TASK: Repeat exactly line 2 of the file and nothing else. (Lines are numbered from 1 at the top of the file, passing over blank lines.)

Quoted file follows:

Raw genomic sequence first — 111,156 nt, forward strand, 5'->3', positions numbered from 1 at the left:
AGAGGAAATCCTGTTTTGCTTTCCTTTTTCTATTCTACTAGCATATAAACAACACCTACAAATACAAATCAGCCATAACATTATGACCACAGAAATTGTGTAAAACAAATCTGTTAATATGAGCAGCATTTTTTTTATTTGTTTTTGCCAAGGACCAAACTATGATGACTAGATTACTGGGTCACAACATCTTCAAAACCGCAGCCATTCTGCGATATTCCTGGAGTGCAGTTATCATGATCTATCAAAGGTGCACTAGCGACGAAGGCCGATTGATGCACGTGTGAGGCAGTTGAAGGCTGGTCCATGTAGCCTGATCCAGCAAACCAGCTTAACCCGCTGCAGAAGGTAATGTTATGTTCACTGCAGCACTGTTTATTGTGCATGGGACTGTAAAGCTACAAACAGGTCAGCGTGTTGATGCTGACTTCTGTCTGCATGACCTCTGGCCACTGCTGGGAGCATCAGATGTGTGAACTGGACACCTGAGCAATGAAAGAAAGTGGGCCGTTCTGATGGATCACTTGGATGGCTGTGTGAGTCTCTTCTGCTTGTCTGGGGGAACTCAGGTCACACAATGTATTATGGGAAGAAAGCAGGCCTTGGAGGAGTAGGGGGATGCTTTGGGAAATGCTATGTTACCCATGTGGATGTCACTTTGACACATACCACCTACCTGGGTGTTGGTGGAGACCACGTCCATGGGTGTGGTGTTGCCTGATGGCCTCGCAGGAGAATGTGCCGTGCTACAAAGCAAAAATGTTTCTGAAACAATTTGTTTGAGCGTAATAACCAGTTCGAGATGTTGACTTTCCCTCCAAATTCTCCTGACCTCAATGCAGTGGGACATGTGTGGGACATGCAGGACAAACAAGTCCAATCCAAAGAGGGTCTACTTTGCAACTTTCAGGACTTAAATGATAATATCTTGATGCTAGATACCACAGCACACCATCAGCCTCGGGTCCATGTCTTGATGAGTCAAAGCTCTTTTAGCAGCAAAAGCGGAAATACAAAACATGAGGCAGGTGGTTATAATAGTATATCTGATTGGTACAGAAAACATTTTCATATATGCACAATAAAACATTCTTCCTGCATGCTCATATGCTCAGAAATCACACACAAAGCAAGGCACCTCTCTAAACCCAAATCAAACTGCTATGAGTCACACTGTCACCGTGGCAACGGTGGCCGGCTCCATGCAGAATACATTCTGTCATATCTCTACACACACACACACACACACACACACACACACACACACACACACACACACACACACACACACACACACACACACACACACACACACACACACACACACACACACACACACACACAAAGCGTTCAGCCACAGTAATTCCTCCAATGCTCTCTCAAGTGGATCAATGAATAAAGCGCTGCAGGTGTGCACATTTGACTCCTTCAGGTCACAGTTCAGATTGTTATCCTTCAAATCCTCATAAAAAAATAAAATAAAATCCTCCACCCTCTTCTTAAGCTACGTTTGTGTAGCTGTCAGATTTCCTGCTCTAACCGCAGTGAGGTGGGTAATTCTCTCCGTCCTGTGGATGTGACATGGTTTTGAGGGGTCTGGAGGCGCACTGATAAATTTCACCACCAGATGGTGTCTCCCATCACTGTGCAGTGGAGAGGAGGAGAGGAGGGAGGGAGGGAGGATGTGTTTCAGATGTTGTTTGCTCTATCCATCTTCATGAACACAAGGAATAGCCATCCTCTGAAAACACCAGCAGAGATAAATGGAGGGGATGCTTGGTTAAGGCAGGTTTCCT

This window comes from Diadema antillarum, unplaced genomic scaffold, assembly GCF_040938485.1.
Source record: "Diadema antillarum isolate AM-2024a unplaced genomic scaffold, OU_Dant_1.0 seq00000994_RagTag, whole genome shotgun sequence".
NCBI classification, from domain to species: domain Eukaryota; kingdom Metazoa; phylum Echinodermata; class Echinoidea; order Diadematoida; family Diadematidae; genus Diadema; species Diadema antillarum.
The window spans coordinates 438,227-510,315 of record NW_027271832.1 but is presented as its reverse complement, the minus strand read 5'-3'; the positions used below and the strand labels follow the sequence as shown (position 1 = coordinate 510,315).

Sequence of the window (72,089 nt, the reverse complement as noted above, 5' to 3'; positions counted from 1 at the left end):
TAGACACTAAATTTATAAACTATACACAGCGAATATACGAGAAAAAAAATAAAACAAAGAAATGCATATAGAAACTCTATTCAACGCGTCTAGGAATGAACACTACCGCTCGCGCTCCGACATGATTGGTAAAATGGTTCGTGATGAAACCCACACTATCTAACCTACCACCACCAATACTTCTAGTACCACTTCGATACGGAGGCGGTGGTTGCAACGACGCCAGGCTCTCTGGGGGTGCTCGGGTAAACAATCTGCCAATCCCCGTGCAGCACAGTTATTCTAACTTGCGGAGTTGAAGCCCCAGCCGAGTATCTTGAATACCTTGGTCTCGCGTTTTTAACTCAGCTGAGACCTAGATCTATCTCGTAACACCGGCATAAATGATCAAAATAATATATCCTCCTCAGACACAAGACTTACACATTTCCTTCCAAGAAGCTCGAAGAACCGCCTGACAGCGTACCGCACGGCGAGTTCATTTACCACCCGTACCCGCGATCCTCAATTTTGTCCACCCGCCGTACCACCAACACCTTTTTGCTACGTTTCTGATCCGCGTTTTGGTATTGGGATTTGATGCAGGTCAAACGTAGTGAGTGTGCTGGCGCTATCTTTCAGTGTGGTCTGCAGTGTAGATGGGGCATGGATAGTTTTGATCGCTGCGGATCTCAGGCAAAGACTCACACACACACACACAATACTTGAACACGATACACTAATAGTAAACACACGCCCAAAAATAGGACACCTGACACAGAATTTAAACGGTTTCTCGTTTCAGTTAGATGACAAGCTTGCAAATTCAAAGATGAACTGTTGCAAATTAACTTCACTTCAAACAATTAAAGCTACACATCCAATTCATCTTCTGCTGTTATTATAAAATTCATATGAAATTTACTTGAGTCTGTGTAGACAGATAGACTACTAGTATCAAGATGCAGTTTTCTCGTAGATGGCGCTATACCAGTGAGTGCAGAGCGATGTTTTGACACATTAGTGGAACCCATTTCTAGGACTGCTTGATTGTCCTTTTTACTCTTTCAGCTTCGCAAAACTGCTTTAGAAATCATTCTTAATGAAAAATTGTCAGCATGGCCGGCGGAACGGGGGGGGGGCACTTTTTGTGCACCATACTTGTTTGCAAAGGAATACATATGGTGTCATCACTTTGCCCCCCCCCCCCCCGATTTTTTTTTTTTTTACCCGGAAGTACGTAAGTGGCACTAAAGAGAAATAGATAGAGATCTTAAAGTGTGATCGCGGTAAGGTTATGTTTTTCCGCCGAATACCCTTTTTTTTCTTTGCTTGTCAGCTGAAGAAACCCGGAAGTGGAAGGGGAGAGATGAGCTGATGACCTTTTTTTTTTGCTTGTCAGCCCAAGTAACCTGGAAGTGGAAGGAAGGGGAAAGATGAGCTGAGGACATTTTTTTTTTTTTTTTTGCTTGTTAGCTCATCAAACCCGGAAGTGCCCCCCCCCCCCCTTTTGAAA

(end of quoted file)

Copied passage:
AGAGGAAATCCTGTTTTGCTTTCCTTTTTCTATTCTACTAGCATATAAACAACACCTACAAATACAAATCAGCCATAACATTATGACCACAGAAATTGTGTAAAACAAATCTGTTAATATGAGCAGCATTTTTTTTATTTGTTTTTGCCAAGGACCAAACTATGATGACTAGATTACTGGGTCACAACATCTTCAAAACCGCAGCCATTCTGCGATATTCCTGGAGTGCAGTTATCATGATCTATCAAAGGTGCACTAGCGACGAAGGCCGATTGATGCACGTGTGAGGCAGTTGAAGGCTGGTCCATGTAGCCTGATCCAGCAAACCAGCTTAACCCGCTGCAGAAGGTAATGTTATGTTCACTGCAGCACTGTTTATTGTGCATGGGACTGTAAAGCTACAAACAGGTCAGCGTGTTGATGCTGACTTCTGTCTGCATGACCTCTGGCCACTGCTGGGAGCATCAGATGTGTGAACTGGACACCTGAGCAATGAAAGAAAGTGGGCCGTTCTGATGGATCACTTGGATGGCTGTGTGAGTCTCTTCTGCTTGTCTGGGGGAACTCAGGTCACACAATGTATTATGGGAAGAAAGCAGGCCTTGGAGGAGTAGGGGGATGCTTTGGGAAATGCTATGTTACCCATGTGGATGTCACTTTGACACATACCACCTACCTGGGTGTTGGTGGAGACCACGTCCATGGGTGTGGTGTTGCCTGATGGCCTCGCAGGAGAATGTGCCGTGCTACAAAGCAAAAATGTTTCTGAAACAATTTGTTTGAGCGTAATAACCAGTTCGAGATGTTGACTTTCCCTCCAAATTCTCCTGACCTCAATGCAGTGGGACATGTGTGGGACATGCAGGACAAACAAGTCCAATCCAAAGAGGGTCTACTTTGCAACTTTCAGGACTTAAATGATAATATCTTGATGCTAGATACCACAGCACACCATCAGCCTCGGGTCCATGTCTTGATGAGTCAAAGCTCTTTTAGCAGCAAAAGCGGAAATACAAAACATGAGGCAGGTGGTTATAATAGTATATCTGATTGGTACAGAAAACATTTTCATATATGCACAATAAAACATTCTTCCTGCATGCTCATATGCTCAGAAATCACACACAAAGCAAGGCACCTCTCTAAACCCAAATCAAACTGCTATGAGTCACACTGTCACCGTGGCAACGGTGGCCGGCTCCATGCAGAATACATTCTGTCATATCTCTACACACACACACACACACACACACACACACACACACACACACACACACACACACACACACACACACACACACACACACACACACACACACACACACACACACACACACACACACAAAGCGTTCAGCCACAGTAATTCCTCCAATGCTCTCTCAAGTGGATCAATGAATAAAGCGCTGCAGGTGTGCACATTTGACTCCTTCAGGTCACAGTTCAGATTGTTATCCTTCAAATCCTCATAAAAAAATAAAATAAAATCCTCCACCCTCTTCTTAAGCTACGTTTGTGTAGCTGTCAGATTTCCTGCTCTAACCGCAGTGAGGTGGGTAATTCTCTCCGTCCTGTGGATGTGACATGGTTTTGAGGGGTCTGGAGGCGCACTGATAAATTTCACCACCAGATGGTGTCTCCCATCACTGTGCAGTGGAGAGGAGGAGAGGAGGGAGGGAGGGAGGATGTGTTTCAGATGTTGTTTGCTCTATCCATCTTCATGAACACAAGGAATAGCCATCCTCTGAAAACACCAGCAGAGATAAATGGAGGGGATGCTTGGTTAAGGCAGGTTTCCT